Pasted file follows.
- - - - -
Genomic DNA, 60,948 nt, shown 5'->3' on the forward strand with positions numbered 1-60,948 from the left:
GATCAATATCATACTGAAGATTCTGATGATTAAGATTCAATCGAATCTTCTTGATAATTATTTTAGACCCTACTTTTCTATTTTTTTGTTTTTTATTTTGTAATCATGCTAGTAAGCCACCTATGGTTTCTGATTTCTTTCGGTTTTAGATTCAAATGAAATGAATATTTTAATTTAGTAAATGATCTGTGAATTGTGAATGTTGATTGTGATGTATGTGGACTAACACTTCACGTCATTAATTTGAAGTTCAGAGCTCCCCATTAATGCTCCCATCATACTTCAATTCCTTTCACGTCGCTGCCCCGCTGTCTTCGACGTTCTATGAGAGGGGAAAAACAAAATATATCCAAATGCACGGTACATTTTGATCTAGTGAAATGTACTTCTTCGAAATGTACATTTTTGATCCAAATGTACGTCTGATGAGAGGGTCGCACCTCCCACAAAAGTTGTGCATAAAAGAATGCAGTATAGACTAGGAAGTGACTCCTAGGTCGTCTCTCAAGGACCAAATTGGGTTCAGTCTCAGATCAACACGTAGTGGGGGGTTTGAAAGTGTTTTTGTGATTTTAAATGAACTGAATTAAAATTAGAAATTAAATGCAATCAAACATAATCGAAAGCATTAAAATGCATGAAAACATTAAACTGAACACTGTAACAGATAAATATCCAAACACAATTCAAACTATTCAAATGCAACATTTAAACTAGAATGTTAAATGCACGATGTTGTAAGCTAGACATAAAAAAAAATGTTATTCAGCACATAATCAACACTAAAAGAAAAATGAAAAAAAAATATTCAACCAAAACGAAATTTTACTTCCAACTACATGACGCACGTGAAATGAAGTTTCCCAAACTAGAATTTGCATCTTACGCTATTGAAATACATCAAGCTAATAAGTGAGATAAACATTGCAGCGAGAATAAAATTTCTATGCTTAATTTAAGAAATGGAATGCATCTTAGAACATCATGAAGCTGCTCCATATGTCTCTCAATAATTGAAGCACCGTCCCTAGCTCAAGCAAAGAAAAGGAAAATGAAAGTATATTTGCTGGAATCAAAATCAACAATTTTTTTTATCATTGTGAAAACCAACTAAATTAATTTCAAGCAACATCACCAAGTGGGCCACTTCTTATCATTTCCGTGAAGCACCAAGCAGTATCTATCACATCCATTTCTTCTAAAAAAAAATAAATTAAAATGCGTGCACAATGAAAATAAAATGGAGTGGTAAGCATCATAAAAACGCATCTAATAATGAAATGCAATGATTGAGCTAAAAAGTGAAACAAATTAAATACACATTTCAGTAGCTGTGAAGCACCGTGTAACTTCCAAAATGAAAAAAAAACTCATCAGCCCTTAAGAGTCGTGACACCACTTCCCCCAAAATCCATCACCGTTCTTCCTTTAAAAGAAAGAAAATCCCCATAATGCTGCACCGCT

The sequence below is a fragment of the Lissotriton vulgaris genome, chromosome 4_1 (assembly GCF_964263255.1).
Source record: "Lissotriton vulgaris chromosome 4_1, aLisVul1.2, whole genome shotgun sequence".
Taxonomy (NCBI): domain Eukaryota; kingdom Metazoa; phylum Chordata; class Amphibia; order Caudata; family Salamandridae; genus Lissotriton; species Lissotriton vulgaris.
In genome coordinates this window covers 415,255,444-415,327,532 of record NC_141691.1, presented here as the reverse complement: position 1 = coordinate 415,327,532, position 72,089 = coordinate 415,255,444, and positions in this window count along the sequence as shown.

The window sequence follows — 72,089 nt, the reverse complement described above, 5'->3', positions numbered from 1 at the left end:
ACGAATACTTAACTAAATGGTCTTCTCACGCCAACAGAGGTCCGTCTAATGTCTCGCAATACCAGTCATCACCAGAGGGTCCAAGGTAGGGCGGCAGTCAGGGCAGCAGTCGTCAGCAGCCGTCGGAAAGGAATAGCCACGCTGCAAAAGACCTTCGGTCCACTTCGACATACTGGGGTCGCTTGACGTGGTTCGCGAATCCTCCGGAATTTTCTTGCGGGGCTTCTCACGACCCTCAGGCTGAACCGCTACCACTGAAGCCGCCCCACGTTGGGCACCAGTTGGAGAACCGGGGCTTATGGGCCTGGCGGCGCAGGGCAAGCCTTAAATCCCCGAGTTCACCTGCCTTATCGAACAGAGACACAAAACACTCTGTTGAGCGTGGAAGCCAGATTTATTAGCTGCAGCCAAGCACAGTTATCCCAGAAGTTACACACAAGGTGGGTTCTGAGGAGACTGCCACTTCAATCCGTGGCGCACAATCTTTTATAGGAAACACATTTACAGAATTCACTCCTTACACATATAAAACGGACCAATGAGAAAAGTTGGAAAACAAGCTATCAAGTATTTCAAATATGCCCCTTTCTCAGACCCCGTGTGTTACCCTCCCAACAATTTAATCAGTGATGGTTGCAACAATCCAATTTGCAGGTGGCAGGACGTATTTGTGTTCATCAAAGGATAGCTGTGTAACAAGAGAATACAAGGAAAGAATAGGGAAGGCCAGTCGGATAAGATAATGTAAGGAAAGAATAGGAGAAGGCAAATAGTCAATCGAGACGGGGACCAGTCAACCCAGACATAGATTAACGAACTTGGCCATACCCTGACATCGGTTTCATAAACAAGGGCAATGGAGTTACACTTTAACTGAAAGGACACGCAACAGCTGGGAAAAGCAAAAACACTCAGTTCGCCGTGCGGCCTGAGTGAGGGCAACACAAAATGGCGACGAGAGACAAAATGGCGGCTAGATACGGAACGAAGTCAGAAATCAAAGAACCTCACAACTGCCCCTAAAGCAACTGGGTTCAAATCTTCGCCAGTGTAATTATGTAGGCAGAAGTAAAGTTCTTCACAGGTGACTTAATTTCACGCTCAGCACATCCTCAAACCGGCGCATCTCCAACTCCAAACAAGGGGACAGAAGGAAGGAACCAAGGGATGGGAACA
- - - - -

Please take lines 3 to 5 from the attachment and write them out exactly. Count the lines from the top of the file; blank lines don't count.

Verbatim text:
The sequence below is a fragment of the Lissotriton vulgaris genome, chromosome 4_1 (assembly GCF_964263255.1).
Source record: "Lissotriton vulgaris chromosome 4_1, aLisVul1.2, whole genome shotgun sequence".
Taxonomy (NCBI): domain Eukaryota; kingdom Metazoa; phylum Chordata; class Amphibia; order Caudata; family Salamandridae; genus Lissotriton; species Lissotriton vulgaris.